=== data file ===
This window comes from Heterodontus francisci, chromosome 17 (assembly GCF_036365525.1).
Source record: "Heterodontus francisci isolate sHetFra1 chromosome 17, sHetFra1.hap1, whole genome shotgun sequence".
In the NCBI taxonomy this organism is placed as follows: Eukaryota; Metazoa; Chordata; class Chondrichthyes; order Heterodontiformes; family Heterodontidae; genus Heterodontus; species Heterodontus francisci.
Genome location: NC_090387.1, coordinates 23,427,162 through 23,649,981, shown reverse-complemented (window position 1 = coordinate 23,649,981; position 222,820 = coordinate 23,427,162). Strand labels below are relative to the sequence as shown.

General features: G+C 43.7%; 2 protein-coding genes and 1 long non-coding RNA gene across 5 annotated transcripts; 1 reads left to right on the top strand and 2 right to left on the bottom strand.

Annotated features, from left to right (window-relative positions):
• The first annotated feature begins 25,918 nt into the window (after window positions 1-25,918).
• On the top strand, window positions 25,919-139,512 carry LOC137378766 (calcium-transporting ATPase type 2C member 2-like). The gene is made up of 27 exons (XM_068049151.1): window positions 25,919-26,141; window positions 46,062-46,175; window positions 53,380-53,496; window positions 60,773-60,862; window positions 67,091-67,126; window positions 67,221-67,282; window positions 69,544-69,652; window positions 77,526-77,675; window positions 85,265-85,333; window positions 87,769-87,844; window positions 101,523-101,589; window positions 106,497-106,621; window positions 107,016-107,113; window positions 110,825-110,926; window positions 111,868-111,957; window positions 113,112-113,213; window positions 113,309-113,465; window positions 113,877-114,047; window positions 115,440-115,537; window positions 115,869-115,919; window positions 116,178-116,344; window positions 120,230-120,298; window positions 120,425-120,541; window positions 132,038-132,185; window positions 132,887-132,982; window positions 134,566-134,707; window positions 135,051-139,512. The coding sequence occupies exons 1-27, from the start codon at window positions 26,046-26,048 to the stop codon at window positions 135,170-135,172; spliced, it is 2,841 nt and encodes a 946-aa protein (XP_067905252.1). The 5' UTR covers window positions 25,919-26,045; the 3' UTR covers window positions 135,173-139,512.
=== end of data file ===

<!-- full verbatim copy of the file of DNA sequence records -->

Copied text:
This window comes from Heterodontus francisci, chromosome 17 (assembly GCF_036365525.1).
Source record: "Heterodontus francisci isolate sHetFra1 chromosome 17, sHetFra1.hap1, whole genome shotgun sequence".
In the NCBI taxonomy this organism is placed as follows: Eukaryota; Metazoa; Chordata; class Chondrichthyes; order Heterodontiformes; family Heterodontidae; genus Heterodontus; species Heterodontus francisci.
Genome location: NC_090387.1, coordinates 23,427,162 through 23,649,981, shown reverse-complemented (window position 1 = coordinate 23,649,981; position 222,820 = coordinate 23,427,162). Strand labels below are relative to the sequence as shown.

General features: G+C 43.7%; 2 protein-coding genes and 1 long non-coding RNA gene across 5 annotated transcripts; 1 reads left to right on the top strand and 2 right to left on the bottom strand.

Annotated features, from left to right (window-relative positions):
• The first annotated feature begins 25,918 nt into the window (after window positions 1-25,918).
• On the top strand, window positions 25,919-139,512 carry LOC137378766 (calcium-transporting ATPase type 2C member 2-like). The gene is made up of 27 exons (XM_068049151.1): window positions 25,919-26,141; window positions 46,062-46,175; window positions 53,380-53,496; window positions 60,773-60,862; window positions 67,091-67,126; window positions 67,221-67,282; window positions 69,544-69,652; window positions 77,526-77,675; window positions 85,265-85,333; window positions 87,769-87,844; window positions 101,523-101,589; window positions 106,497-106,621; window positions 107,016-107,113; window positions 110,825-110,926; window positions 111,868-111,957; window positions 113,112-113,213; window positions 113,309-113,465; window positions 113,877-114,047; window positions 115,440-115,537; window positions 115,869-115,919; window positions 116,178-116,344; window positions 120,230-120,298; window positions 120,425-120,541; window positions 132,038-132,185; window positions 132,887-132,982; window positions 134,566-134,707; window positions 135,051-139,512. The coding sequence occupies exons 1-27, from the start codon at window positions 26,046-26,048 to the stop codon at window positions 135,170-135,172; spliced, it is 2,841 nt and encodes a 946-aa protein (XP_067905252.1). The 5' UTR covers window positions 25,919-26,045; the 3' UTR covers window positions 135,173-139,512.